"I was at the gym, and I got a bunch of calls. The news broke late and I rushed home to cover it. For me it was a story -- I wasn't really emotional at the time, I was just in work mode, covering it as it needed to be covered," he said. "From a news perspective, I kind of knew it was coming, but it was still unexpected. You just assume a guy like that will live forever."

Journalists write obituaries regularly and you don't put your personal reaction into these pieces. After the work is done, though, things are different.

"I never realized I had a 'relationship' with Steve until later," Hughes said. "There was a lawsuit that involved emails between Eddy Cue and Steve. Something about iBooks. And Steve read one of my stories and actually learned something about his own company from it. The truth is Apple always paid attention, including Steve."

Writer Bob LeVitus, who Steve Jobs would occasionally quote on slides in keynote presentations, says now that even though his death had been expected, it was upsetting. "I was really sad when he died. It was like the end of an era," he remembers.

Bob LeVitus
Bob "Dr Mac" LeVitus


"He was one of those once in a generation guys," says LeVitus. "He was brilliant. Apple isn't going to be the same after Steve. I think Tim Cook tries really hard to keep the spirit of Apple alive and the way Steve would've wanted it. [However] as the company gets bigger and bigger it gets harder and harder to stay true to doing everything excellently."

"I don't know what the next big thing is but I don't know that Apple will hit on it without Steve," continues LeVitus. "Maybe. There's so many smart people at Apple that I'm sure something good will come out of it but Steve was the one that said let's build an MP3 player fo real people who are not geeks. And let's build a phone that actually is smart."

Legacy

As news of Jobs's death broke, friends, colleagues and former rivals spoke about him. Microsoft founder Bill Gates said: "The world rarely sees someone who has had the profound impact Steve has had, the effects of which will be felt for many generations to come. For those of us lucky enough to get to work with him, it's been an insanely great honor. I will miss Steve immensely."

On October 19, 2011, Apple held a memorial service for Jobs. It was initially a private event for employees and live-streamed only to Apple Stores around the world. Around a week later, Apple released the video publicly. That video is no longer available on Apple's site but a memorial page is. You can read a selection of people's memories about Steve Jobs and still contribute your own.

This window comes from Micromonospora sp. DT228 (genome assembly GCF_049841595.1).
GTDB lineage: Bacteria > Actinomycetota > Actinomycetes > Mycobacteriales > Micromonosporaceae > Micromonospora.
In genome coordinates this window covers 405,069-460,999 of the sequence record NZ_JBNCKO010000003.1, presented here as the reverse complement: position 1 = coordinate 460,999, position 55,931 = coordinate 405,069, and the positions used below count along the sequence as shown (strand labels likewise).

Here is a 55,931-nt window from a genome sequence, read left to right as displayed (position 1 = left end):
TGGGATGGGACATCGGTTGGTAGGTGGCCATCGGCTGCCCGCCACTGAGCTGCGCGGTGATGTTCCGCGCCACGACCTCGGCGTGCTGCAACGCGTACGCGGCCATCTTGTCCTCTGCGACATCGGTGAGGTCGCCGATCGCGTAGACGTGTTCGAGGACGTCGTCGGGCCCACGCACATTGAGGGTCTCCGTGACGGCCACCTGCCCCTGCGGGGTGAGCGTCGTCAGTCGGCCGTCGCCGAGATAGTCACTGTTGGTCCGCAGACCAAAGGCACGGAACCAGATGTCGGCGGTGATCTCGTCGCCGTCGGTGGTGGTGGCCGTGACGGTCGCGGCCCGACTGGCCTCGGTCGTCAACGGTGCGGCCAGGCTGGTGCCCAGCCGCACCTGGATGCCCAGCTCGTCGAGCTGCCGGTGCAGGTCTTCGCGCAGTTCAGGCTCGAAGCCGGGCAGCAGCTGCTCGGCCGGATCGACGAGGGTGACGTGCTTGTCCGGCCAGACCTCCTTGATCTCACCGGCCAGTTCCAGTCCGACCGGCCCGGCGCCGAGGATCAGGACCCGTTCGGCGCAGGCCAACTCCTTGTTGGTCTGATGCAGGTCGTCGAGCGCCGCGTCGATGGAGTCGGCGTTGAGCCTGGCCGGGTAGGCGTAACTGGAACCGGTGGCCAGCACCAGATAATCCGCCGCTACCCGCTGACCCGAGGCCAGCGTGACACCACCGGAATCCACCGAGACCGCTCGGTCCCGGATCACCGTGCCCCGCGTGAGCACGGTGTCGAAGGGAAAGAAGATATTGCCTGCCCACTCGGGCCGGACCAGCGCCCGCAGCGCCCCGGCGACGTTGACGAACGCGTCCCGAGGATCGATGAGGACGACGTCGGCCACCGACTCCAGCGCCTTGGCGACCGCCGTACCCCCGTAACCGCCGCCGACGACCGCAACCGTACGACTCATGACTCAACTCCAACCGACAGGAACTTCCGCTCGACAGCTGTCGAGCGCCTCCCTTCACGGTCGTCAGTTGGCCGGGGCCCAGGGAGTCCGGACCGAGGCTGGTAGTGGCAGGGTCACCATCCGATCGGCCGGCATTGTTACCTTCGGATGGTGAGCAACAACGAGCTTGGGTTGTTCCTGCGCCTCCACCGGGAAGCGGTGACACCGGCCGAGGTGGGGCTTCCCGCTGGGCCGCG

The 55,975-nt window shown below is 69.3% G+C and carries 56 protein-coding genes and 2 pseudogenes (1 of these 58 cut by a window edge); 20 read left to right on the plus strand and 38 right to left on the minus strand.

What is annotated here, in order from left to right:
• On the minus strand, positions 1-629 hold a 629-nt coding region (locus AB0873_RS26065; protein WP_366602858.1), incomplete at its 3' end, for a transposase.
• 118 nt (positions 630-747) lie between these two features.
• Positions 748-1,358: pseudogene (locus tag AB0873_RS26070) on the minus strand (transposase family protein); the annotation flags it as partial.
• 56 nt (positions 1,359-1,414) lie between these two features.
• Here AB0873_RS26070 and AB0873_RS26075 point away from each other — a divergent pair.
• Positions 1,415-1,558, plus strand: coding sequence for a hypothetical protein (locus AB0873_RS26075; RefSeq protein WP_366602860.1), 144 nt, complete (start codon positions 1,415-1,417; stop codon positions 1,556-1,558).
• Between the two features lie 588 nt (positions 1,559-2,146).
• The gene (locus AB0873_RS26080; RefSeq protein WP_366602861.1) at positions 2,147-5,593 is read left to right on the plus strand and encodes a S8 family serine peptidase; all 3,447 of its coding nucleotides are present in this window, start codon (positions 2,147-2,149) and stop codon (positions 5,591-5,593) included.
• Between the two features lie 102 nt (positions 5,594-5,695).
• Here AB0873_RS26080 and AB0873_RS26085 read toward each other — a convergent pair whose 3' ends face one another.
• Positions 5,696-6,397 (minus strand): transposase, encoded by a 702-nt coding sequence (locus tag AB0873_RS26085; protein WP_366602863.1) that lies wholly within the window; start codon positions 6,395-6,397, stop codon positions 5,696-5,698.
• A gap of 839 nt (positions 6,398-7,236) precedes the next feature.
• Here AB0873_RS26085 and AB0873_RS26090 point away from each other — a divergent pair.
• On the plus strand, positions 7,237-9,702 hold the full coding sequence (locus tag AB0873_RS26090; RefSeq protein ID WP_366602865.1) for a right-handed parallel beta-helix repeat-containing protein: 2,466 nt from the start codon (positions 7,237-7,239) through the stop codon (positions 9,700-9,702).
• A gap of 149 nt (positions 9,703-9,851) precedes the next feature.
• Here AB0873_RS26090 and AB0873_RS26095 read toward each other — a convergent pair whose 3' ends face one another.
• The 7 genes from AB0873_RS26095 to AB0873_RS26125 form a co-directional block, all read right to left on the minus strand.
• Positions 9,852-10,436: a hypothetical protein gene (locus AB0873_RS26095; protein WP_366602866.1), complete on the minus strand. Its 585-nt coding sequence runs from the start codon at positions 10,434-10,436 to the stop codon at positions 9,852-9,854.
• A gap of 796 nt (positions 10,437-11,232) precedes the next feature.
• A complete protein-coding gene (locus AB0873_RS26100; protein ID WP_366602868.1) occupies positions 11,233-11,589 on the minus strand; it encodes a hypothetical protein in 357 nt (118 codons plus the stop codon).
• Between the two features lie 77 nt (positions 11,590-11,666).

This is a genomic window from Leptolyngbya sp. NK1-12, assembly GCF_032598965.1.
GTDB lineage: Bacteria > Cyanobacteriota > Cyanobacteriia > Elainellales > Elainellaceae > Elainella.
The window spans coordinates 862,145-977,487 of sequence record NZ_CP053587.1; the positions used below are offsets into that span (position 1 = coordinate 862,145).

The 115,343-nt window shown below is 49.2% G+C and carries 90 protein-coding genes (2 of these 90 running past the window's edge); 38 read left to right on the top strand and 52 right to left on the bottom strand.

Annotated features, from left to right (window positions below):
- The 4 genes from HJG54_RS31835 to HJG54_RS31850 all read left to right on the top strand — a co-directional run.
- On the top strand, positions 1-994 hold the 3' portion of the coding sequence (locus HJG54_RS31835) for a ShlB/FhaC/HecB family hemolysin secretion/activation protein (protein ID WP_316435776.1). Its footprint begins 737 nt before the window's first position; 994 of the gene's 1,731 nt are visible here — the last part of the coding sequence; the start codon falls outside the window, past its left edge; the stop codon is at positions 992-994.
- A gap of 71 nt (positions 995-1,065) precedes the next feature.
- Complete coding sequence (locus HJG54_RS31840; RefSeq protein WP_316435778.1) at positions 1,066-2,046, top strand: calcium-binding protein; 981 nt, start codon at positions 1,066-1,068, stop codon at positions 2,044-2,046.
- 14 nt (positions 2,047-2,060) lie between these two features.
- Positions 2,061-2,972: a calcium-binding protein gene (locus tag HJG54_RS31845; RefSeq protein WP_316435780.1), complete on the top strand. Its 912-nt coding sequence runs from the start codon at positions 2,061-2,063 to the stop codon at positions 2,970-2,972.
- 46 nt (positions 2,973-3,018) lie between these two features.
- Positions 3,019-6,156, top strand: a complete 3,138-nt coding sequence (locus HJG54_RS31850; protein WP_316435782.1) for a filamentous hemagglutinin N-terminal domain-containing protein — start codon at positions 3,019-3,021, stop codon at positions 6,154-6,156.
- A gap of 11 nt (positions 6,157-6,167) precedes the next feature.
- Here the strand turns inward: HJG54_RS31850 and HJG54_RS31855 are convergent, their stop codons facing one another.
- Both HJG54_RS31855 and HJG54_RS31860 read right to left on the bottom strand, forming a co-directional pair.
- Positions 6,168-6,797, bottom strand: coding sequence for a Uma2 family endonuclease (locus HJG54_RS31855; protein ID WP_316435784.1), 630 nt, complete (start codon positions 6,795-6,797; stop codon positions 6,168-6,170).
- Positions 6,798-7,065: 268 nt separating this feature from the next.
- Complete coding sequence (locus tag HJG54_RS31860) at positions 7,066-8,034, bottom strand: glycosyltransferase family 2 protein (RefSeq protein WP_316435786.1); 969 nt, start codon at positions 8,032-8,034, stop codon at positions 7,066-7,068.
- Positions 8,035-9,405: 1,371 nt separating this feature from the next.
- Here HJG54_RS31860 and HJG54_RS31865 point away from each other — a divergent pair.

Apple continues to maintain that page and every year, Tim Cook pays tribute to Jobs on the anniversary of his death, with tweets such as this one in 2020:

"A great soul never dies. It brings us together again and again." -- Maya Angelou. You're always with us Steve, your memory connects and inspires us every day. pic.twitter.com/X85bjObkPK

-- Tim Cook (@tim_cook)


Writing in 2021, ex-Apple Chief Designer Jony Ive says it was a "brutal, heartbreaking day" when Jobs died.

"After he died, I walked out into the garden," wrote Ive. I remember the sound of the latch on the wooden door as I gently pulled it closed. In the garden, I sat and thought how talking often gets in the way of listening and thinking."

"Perhaps that is why so much of our time together was spent quietly," he continued. "I miss Steve desperately and I will always miss not talking with him."

Read on AppleInsider

Comments

  • Reply 1 of 9
    JP234JP234 Posts: 548member
    While Steve Jobs wasn't a good man, he was indisputably a great man. It would be difficult to name someone who had a greater effect on the way life is lived in the 20th and 21st centuries, worldwide. His vision was to prevent government from being the only entity with computer technology, thus preventing the "1984" scenario he so vividly depicted in the 1984 Superbowl commercial, introducing the Macintosh. One can only reflect in horror at the effects of governments having total control of information and media has wrought on its citizens, as practiced in totalitarian societies like Iran, North Korea and Russia. But the cockroaches have troublle hiding in the shadows now that real information has become available to everyman, allowing us to parse empirical truth from the lies The Man would have us believe. The louder some media or government toady shouts "Fake News," the more we can assume it's not.